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July 2012, Vol. 135, No. 7
Can you hear me now? Occupational hearing loss, 2004–2010
Luis Felipe Martínez
Luis Felipe Martínez is an economist in the Office of Compensation and Working Conditions, Bureau of Labor Statistics. Email: firstname.lastname@example.org
Occupational hearing loss is a condition that results from exposure to noise or to nonnoise agents in a work environment. For example, loggers might experience hearing loss due to the loudness of their chainsaws, and professional disk jockeys might suffer hearing loss through listening to constant loud music. Occupational hearing loss continues to be a critical issue in the safety and health community. The National Institute for Occupational Safety and Health (NIOSH) estimates that 30 million workers are exposed to noise levels high enough to cause irreversible hearing loss. An additional 9 million workers are at risk of hearing loss from nonnoise agents,1 such as organic solvents, certain metals, and carbon monoxide.2 Sounds above 90 decibels can be harmful enough to cause hearing loss, especially when the exposure lasts for an extended time. (See exhibit 1.) Without preventative measures, many occupations — from assembly linesman, to airport baggage handler, to orchestra conductor — can experience permanent hearing loss from sources of noise in the workplace.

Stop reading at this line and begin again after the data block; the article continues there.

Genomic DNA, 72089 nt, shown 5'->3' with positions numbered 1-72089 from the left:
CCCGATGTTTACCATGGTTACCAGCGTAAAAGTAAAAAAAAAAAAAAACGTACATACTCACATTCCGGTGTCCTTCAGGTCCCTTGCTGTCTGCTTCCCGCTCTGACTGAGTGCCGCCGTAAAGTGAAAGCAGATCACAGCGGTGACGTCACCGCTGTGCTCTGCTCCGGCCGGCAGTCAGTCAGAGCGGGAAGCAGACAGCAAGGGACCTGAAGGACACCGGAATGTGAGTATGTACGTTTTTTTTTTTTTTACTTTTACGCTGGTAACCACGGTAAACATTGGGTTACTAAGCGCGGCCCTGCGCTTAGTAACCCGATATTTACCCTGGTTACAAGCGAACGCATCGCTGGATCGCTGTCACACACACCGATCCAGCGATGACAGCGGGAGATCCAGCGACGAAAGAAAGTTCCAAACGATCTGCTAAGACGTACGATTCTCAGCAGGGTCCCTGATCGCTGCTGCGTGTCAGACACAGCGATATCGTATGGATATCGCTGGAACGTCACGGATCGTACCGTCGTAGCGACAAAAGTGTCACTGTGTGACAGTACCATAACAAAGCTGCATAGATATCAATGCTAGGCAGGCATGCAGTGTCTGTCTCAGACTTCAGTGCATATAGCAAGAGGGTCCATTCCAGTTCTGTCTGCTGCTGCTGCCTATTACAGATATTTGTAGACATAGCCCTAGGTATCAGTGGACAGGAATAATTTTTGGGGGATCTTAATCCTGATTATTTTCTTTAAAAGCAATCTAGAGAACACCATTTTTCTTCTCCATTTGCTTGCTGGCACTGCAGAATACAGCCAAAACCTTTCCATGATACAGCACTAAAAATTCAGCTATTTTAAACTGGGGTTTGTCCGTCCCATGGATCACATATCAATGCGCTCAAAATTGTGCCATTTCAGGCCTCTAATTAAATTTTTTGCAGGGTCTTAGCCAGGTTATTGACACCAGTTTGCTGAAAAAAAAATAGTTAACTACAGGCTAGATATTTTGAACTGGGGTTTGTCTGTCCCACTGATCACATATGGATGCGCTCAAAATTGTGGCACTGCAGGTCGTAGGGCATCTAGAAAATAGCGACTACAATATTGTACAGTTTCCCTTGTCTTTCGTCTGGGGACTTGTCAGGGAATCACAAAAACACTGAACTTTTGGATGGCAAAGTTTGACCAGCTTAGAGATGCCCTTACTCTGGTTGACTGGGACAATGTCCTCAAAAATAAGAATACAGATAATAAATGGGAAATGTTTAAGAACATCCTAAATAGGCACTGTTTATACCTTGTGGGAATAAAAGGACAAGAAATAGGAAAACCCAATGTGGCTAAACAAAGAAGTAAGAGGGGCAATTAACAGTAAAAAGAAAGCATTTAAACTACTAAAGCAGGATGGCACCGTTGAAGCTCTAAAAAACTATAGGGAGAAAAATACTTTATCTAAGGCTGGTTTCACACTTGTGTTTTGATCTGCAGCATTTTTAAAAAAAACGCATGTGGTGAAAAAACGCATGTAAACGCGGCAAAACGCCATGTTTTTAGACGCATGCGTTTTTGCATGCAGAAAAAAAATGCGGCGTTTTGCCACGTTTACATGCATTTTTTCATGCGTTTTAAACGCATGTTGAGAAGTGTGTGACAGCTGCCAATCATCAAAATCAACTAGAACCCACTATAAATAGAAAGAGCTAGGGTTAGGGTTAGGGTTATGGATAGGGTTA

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1"Work Related Hearing Loss" DHHS (NIOSH) Publication Number 2001-103 (Centers for Disease Control and Prevention, 2001), http://www.cdc.gov/niosh/docs/2001–103.
2SangWoo Tak and Geoffrey M. Calvert, "Hearing Difficulty Attributable to Employment by Industry and Occupation: An Analysis of the National Health Interview Survey — United States, 1997 to 2003," Journal of Occupational and Environmental Medicine, January 2008, pp. 46-56.
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